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Politics

Popular Articles

  1. Bernie's Healthcare bill is just the beginning of a long crusade.

    It won't become law, but it gives Democrats something to fight for. Eight years ago, as Congress was in the throes of debate over the Affordable Care Act, Vermont senator Bernie Sanders withdrew an amendment to replace the US's current healthcare system with one in which the federal government provides Medicare-style insurance to every man, woman, and child. Republicans trying to block the ACA were forcing the Senate clerk to read the 767-page amendment out loud as a way of stalling debate;...
  2. An alternative to the War on Drugs that cannot be won

    Drug abuse is the curse of mankind. We will not defeat drug abuse until we can change human nature. As it is impossible to change human nature it is impossible to defeat drug abuse. The ‘War on Drugs’ cannot be won.
  3. Steve Bannon’s Porn And Meth House: “You have no idea what kind of evil stuff went on”

    When award-winning underwater cinematographer Lawrence Curtis moved into the lush Coconut Grove neighborhood of Miami, he had no idea the house he was renting would become a national story. But that’s because he didn’t know the prior tenant was Steve Bannon, adviser to Donald Trump’s presidential campaign and now the chief strategist in the White House. In March 2017, the Washington Post published a profile on Bannon that included some shocking details, including the bizarre case of 1794...
  4. Donald Trump and the Coming Fall of American Empire

    Even as President Donald Trump faces ever-intensifying investigations into the alleged connections between his top aides and family members and powerful Russian figures, he serves as commander in chief over a U.S. military that is killing an astonishing and growing number of civilians. Under Trump, the U.S. is re-escalating its war in Afghanistan, expanding its operations in Iraq and Syria, conducting covert raids in Somalia and Yemen, and openly facilitating the Saudi’s genocidal military...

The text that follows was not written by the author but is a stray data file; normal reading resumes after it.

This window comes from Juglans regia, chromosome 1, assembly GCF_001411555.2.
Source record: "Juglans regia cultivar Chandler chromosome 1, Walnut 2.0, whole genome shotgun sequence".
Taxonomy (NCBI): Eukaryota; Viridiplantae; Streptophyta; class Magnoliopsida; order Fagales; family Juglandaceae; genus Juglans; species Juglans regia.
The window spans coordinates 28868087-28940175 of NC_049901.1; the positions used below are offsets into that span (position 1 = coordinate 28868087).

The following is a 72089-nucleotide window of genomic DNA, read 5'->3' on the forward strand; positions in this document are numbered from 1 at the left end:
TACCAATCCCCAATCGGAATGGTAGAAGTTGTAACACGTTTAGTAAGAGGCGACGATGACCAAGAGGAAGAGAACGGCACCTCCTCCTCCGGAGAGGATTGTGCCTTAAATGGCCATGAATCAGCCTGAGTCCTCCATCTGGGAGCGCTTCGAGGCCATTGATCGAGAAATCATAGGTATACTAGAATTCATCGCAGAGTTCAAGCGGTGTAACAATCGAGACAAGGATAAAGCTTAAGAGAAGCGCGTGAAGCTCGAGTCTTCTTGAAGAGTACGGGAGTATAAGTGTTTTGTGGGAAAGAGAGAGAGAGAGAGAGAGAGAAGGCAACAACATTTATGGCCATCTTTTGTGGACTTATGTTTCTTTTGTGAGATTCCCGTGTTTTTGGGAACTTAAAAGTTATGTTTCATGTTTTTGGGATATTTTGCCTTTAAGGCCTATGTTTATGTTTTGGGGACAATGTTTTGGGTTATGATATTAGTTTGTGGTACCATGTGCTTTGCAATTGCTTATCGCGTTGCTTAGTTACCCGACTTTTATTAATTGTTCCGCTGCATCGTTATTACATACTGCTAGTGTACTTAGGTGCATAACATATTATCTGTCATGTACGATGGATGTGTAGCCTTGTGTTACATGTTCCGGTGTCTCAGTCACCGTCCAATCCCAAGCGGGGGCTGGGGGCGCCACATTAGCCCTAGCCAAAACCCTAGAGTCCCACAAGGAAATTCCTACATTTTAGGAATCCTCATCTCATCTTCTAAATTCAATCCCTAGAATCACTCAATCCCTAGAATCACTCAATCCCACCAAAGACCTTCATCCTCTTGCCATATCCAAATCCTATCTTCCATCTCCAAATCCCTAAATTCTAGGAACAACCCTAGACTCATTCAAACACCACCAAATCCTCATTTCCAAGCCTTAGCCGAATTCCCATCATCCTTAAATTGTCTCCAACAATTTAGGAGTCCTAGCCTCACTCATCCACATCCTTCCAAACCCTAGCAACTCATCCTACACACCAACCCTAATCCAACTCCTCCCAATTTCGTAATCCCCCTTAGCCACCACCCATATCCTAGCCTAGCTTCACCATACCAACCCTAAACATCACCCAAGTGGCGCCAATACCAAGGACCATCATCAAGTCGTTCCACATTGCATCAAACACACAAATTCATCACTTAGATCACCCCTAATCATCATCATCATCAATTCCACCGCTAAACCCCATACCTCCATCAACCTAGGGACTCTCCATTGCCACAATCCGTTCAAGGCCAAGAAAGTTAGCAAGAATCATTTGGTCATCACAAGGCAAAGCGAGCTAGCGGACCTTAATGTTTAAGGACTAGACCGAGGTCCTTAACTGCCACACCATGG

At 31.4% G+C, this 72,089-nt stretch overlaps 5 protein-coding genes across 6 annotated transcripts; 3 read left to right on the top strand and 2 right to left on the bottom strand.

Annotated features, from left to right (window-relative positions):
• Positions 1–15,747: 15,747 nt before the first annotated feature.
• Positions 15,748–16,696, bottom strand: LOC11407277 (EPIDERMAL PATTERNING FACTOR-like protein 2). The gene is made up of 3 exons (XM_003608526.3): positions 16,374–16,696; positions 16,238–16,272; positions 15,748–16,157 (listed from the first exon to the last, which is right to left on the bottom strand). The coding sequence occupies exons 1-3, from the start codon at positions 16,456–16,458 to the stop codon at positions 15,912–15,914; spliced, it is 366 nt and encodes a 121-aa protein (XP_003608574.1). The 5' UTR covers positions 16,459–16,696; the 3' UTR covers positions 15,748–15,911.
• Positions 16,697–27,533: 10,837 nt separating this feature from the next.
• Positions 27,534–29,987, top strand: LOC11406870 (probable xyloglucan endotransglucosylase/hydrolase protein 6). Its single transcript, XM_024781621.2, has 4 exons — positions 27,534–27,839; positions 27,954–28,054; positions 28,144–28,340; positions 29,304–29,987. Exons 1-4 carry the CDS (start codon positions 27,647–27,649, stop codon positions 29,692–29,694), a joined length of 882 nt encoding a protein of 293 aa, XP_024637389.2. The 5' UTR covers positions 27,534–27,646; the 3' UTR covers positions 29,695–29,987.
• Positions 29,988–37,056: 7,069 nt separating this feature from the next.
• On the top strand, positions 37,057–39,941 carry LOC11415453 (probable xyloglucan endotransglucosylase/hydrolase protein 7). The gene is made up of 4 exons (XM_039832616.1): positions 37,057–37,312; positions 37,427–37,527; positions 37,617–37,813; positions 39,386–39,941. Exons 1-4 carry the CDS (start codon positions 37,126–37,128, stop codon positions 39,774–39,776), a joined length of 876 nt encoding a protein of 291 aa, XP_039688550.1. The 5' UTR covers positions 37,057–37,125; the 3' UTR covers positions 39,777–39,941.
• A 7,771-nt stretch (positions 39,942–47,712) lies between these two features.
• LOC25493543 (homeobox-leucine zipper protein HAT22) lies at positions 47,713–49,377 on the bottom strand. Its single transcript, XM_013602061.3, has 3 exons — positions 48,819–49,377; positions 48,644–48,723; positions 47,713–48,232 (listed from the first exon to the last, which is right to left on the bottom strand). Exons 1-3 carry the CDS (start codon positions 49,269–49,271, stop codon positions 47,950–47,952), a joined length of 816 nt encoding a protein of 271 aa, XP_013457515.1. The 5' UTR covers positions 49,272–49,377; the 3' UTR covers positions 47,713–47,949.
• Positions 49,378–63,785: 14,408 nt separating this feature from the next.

5. Call to regulate synthetic drugs to stop 'head in the sand' approach

    Image: Stuff Risk of death from synthetic drug use can be significantly reduced if the system gets it right, the head of a Maori public health provider says. As of August 1 this year, 10 people are believed to have died as a result of using illegal synthetic drugs within the space of one month. And without a law reform these "tragic" numbers may become worse, Hapai Te Hauora Tapui chief executive Lance Norman said. Norman said the scale of the problem suggested it was time to regulate...
  6. The night John McCain killed the GOP’s health-care fight

    Image: US Senate TVIt was the most dramatic night in the United States Senate in recent history. Just ask the senators who witnessed it. A seven-year quest to undo the Affordable Care Act collapsed — at least for now — as Sen. John McCain (R-Ariz.) kept his colleagues and the press corps in suspense over a little more than two hours late Thursday into early Friday. Not since September 2008, when the House of Representatives rejected the Troubled Asset Relief Program — causing the Dow Jones...
  7. Republican States Make the Case Against Trump’s Drug Policy

    The Trump administration's get-tough drug enforcement policy aims to set the tone for the rest of country by projecting a distaste for leniency and an embrace of mandatory minimum prison sentences. But that outlook is becoming more passé by the day — even by the standards of the president's own party. A bipartisan movement to scale back drug laws, gaining momentum for a decade, has spread to some of the country's most conservative regions. Of the more than 20 states that have softened...
  8. EU cannot ignore Albania’s descent into disorder